Then when the mother puts her son in a high chair next to one of the other sons, that mother quickly puts her arm around her son in protection and pulls him closer to herself. In the next frame, the boy with Downs Syndrome tries to pet the dog of one of the old friends, and the old friend responds by pulling her dog away from him, looking rather afraid.
One friend speaks up saying, "We know that raising a child is really busy and difficult. Furthermore, when you have a child like that I think..." The original friend coughs and looks harshly at the one who was speaking.
Finally, the mother takes her son and puts him in her lap and says, "My llittle An An isn't normal, but he also isn't sick. He just needs a little more care and looking after than most kids. Because of Downs Syndrome, he may be a little slower than other kids, but he has a really cute and wonderful name. His name is Slow Flying Angel." Little An An says something, and his mother responds saying, "Good Little An An. You will always be mommy's heaven." [translation is not perfect!]
The old friend that the mother had originally called reaches out her hand and puts it on top of the mother's hand, finally looking her in the eyes.
The translation of the end of the video's message is:
There's always imperfection in this world. Some people choose not to look, not to hear, not to care or not to do anything. It is not because they are cold-hearted, ignorant, it is because they are scared. One in every 15 children has Down Syndrome. Down Syndrome is not a disease. If we can provide early intervention for children with Down Syndrome between 0-6 years old, they would have a greater opportunity of catching up to the "norm". It may take you more time and patience to understand these Slow Flying Angels, sometimes even a simple gesture of holding hands would provide so much support for the child and the parents and keep pushing them forward. Every child is important, Eden Soul Welfare Foundation invites you to extend your loving hand for the common good of all children.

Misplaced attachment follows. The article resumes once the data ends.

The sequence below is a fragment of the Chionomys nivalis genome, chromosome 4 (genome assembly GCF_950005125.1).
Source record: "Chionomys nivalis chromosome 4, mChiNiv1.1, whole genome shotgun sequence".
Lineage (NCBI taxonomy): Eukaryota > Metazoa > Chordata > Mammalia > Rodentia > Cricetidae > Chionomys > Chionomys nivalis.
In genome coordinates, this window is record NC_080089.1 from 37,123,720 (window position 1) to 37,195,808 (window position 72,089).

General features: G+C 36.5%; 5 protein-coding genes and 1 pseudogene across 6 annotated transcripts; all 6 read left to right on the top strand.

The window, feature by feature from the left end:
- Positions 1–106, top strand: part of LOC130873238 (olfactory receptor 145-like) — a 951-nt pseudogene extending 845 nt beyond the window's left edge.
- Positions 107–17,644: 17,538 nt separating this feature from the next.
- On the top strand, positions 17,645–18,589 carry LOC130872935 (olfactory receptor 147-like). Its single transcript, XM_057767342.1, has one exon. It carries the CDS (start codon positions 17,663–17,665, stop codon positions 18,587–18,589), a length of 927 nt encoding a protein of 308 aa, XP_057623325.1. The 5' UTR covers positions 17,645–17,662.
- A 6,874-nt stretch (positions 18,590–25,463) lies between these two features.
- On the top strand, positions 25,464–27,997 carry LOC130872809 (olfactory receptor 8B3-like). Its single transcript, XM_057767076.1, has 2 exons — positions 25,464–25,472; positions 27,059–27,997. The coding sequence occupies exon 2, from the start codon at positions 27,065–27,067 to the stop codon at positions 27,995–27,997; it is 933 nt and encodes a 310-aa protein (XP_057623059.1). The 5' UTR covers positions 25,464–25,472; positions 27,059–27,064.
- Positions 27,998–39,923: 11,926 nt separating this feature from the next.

Use People-first language:
Instead of addressing someone as a "Down Syndrome child", address him/her as "a child with Down Syndrome". Down Syndrome is just part of the child's identity, there are many traits and adjectives that can be used to describe the child. So it is important for us to remember this simple act of empowerment that we can all take to empower others.
Translation by Yanyi Weng
This short film always moves me to tears because I can understand the social stigma placed about families who have children with special needs. At the same time, I can also feel the strength, power, and love from the mother. I feel the same strong urge for people to deeply understand how much my brother has transformed my life. I also love this film because this is such a common story that I rarely see in the American context of Downs Syndrome. There is often more celebration, which I fully support. However, this commentary about the challenges for parents and families resonates with my experiences as someone who grew up in a shaming culture.